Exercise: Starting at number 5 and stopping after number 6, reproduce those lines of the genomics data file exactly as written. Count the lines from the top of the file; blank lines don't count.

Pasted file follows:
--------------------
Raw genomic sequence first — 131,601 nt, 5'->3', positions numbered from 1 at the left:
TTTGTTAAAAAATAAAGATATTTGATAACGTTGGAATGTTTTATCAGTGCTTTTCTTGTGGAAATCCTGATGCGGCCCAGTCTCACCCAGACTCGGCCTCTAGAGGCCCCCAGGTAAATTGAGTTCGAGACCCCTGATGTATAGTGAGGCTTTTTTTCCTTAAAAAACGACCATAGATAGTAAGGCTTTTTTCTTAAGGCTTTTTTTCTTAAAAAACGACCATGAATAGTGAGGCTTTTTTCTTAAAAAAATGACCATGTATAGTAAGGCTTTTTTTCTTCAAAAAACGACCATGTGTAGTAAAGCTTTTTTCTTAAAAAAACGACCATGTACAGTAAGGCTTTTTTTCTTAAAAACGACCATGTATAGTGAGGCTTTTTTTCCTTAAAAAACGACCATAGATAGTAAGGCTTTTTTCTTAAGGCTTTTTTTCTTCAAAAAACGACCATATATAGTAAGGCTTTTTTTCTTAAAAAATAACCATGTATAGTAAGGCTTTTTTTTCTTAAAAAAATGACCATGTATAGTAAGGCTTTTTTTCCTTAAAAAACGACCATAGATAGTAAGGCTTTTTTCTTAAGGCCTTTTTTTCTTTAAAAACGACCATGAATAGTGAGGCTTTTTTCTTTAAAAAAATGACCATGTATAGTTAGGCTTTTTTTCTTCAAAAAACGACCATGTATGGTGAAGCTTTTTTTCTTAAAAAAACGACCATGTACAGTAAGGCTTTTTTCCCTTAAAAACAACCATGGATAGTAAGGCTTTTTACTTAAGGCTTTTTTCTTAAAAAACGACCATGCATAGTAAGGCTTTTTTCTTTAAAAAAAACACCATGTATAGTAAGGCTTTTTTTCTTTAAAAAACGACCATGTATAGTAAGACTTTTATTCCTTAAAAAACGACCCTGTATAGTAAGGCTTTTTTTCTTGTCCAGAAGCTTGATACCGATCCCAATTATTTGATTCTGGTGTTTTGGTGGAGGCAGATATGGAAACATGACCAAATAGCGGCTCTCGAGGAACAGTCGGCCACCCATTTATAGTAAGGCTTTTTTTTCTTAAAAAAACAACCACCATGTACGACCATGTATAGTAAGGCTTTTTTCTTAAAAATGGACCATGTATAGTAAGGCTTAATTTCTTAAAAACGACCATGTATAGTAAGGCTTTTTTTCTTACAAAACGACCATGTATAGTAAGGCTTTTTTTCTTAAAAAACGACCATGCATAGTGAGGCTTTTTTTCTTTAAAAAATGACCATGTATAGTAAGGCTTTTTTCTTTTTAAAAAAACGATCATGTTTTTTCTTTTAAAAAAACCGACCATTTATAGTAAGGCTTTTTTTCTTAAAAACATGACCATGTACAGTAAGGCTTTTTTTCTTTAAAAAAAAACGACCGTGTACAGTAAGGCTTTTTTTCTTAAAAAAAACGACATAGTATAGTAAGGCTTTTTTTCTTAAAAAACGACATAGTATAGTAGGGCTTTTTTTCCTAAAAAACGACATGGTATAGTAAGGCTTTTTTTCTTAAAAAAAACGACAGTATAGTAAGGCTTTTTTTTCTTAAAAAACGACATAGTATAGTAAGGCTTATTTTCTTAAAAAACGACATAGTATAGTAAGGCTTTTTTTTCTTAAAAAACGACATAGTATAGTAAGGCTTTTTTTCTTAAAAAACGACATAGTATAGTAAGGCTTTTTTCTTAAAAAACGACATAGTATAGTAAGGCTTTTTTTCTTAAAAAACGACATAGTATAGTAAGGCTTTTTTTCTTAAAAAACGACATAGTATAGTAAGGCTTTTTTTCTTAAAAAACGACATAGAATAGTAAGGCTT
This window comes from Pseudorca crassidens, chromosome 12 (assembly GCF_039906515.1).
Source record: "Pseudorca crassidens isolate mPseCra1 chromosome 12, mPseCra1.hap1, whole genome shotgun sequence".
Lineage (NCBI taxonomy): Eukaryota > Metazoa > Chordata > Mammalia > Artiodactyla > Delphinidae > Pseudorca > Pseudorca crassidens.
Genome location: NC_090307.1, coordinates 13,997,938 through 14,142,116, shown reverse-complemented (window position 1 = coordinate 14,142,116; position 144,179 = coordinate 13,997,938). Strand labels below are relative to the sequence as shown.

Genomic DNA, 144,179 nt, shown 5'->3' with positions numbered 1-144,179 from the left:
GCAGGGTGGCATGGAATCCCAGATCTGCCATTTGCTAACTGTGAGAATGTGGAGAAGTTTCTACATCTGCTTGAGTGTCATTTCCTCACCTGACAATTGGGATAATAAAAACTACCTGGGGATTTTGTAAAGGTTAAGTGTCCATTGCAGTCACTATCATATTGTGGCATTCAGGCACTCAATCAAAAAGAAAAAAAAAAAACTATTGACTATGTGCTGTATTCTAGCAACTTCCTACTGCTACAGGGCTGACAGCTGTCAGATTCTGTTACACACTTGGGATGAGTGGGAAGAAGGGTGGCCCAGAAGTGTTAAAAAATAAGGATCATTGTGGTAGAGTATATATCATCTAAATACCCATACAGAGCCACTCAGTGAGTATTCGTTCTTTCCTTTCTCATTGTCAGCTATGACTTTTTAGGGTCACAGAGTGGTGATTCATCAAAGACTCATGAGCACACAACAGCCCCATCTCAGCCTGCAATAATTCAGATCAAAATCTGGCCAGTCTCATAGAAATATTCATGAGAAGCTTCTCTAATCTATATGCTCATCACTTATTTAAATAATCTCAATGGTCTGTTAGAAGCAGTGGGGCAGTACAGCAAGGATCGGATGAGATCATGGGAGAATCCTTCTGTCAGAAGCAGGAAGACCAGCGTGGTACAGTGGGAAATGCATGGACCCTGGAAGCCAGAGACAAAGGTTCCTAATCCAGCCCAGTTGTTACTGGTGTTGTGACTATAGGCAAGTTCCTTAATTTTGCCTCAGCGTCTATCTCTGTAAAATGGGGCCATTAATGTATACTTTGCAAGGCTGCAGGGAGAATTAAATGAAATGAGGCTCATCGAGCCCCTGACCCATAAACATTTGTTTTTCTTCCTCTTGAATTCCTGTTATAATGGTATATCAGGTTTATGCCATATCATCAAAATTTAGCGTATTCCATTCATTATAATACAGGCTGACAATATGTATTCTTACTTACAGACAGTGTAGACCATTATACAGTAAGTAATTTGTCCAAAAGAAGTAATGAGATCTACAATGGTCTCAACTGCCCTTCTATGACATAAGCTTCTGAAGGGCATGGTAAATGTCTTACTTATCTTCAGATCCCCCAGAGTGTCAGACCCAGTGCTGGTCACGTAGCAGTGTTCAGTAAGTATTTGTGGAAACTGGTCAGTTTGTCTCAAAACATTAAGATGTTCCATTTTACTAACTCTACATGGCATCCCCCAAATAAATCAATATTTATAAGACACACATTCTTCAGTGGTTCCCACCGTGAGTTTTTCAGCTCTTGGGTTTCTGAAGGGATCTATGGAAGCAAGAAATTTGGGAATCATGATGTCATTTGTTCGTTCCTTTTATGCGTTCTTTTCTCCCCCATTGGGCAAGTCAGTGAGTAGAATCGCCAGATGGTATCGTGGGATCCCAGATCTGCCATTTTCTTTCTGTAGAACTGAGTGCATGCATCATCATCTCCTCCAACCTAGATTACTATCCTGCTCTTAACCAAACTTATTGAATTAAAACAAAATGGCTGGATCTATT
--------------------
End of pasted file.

Lineage (NCBI taxonomy): Eukaryota > Metazoa > Chordata > Mammalia > Artiodactyla > Delphinidae > Pseudorca > Pseudorca crassidens.
Genome location: NC_090307.1, coordinates 13,997,938 through 14,142,116, shown reverse-complemented (window position 1 = coordinate 14,142,116; position 144,179 = coordinate 13,997,938). Strand labels below are relative to the sequence as shown.